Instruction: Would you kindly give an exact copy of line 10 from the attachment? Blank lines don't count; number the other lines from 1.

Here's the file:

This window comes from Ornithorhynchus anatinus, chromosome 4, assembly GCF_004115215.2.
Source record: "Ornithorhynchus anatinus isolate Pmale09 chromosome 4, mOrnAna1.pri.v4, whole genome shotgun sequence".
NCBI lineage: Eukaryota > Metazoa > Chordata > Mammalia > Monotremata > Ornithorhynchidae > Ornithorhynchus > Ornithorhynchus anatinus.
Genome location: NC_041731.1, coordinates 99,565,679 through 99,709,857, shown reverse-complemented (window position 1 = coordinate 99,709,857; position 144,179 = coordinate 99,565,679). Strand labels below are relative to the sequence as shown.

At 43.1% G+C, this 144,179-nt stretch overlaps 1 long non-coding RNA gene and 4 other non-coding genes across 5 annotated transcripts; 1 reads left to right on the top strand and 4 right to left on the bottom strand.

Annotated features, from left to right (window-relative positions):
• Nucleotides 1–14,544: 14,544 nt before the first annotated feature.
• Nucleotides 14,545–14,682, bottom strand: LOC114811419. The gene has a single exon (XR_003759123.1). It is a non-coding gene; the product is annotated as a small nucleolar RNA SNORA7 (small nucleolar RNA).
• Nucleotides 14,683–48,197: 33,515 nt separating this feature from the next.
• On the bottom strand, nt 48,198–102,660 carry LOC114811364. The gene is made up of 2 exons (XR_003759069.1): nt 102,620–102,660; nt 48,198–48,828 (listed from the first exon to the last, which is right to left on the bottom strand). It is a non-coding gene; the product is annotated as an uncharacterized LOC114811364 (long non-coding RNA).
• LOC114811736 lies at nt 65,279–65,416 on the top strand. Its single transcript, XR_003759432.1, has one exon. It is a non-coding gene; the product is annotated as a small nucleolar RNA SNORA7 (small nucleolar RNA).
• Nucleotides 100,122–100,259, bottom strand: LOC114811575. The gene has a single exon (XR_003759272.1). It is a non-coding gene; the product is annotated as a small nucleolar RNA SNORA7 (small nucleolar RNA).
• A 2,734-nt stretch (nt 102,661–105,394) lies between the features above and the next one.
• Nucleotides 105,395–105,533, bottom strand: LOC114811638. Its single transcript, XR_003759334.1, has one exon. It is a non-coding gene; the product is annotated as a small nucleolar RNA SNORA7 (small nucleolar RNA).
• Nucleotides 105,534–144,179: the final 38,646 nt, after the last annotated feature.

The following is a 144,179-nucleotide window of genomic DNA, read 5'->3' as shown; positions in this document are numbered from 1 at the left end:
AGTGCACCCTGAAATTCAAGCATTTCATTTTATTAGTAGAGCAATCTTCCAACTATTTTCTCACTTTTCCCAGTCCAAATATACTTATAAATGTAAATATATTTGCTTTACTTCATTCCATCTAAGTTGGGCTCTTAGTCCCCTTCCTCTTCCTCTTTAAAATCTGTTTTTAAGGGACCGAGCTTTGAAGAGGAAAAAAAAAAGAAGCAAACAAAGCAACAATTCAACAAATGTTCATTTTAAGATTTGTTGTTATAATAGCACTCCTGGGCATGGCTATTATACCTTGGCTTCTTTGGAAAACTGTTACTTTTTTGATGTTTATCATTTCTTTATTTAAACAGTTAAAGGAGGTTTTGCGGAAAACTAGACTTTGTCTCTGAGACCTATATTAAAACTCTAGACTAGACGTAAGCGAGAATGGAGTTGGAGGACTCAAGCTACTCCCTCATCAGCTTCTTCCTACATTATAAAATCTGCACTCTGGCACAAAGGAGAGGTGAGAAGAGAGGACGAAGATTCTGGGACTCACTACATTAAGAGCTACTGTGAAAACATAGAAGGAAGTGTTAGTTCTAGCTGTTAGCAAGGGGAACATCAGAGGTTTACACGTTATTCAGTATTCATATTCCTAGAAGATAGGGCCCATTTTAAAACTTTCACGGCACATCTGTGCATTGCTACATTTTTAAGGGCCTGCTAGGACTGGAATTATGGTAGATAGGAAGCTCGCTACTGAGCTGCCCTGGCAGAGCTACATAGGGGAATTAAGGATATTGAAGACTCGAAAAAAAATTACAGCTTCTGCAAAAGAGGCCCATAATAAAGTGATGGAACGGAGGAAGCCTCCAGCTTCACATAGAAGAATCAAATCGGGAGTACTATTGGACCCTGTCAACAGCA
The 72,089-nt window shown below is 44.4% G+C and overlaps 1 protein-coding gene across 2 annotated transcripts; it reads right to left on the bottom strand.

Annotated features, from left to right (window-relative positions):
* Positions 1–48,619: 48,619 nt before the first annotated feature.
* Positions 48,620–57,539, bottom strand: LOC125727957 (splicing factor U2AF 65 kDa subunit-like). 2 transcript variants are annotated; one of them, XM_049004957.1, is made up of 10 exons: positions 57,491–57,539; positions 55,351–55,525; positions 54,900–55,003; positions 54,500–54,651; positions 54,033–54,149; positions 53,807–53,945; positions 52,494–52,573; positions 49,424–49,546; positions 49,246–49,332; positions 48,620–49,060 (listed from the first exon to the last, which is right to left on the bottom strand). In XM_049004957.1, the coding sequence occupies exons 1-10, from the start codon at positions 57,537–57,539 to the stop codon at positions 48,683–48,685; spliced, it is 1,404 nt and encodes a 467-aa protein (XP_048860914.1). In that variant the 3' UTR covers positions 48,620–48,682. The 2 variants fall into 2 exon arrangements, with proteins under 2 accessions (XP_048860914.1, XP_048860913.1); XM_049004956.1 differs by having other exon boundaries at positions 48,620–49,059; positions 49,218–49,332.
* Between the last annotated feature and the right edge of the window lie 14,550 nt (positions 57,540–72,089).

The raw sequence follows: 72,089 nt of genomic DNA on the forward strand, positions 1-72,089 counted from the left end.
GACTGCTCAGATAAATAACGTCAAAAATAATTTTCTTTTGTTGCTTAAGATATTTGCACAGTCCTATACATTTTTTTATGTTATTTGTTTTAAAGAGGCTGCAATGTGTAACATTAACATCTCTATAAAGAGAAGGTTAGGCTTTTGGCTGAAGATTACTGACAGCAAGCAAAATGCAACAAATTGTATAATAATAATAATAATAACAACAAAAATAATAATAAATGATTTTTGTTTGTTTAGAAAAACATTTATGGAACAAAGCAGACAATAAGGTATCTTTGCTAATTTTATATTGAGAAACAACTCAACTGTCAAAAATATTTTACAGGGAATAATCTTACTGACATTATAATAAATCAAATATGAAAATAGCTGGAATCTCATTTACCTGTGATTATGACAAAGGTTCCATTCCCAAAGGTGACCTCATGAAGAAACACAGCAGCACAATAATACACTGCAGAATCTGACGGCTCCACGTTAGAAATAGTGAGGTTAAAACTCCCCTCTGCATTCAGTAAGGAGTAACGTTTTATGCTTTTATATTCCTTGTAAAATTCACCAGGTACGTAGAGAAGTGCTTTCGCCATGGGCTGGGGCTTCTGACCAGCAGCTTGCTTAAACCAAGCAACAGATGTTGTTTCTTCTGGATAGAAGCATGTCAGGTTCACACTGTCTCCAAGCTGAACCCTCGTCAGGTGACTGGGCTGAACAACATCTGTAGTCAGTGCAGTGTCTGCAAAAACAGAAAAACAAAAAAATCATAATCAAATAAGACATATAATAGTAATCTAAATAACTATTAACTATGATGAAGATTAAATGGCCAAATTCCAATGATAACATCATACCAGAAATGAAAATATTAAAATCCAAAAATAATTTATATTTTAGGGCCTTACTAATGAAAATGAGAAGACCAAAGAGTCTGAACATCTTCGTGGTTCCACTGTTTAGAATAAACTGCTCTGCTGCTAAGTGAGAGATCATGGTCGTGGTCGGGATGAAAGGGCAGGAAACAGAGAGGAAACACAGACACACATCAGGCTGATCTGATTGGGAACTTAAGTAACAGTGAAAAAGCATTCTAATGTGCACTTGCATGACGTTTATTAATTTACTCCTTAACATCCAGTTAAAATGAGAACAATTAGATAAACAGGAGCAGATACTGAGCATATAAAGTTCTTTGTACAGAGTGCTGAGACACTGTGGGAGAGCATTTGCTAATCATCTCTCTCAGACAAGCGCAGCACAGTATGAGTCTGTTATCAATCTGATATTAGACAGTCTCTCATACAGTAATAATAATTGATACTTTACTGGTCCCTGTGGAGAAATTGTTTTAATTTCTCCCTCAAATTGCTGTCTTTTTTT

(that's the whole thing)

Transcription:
• On the bottom strand, nt 48,198–102,660 carry LOC114811364. The gene is made up of 2 exons (XR_003759069.1): nt 102,620–102,660; nt 48,198–48,828 (listed from the first exon to the last, which is right to left on the bottom strand). It is a non-coding gene; the product is annotated as an uncharacterized LOC114811364 (long non-coding RNA).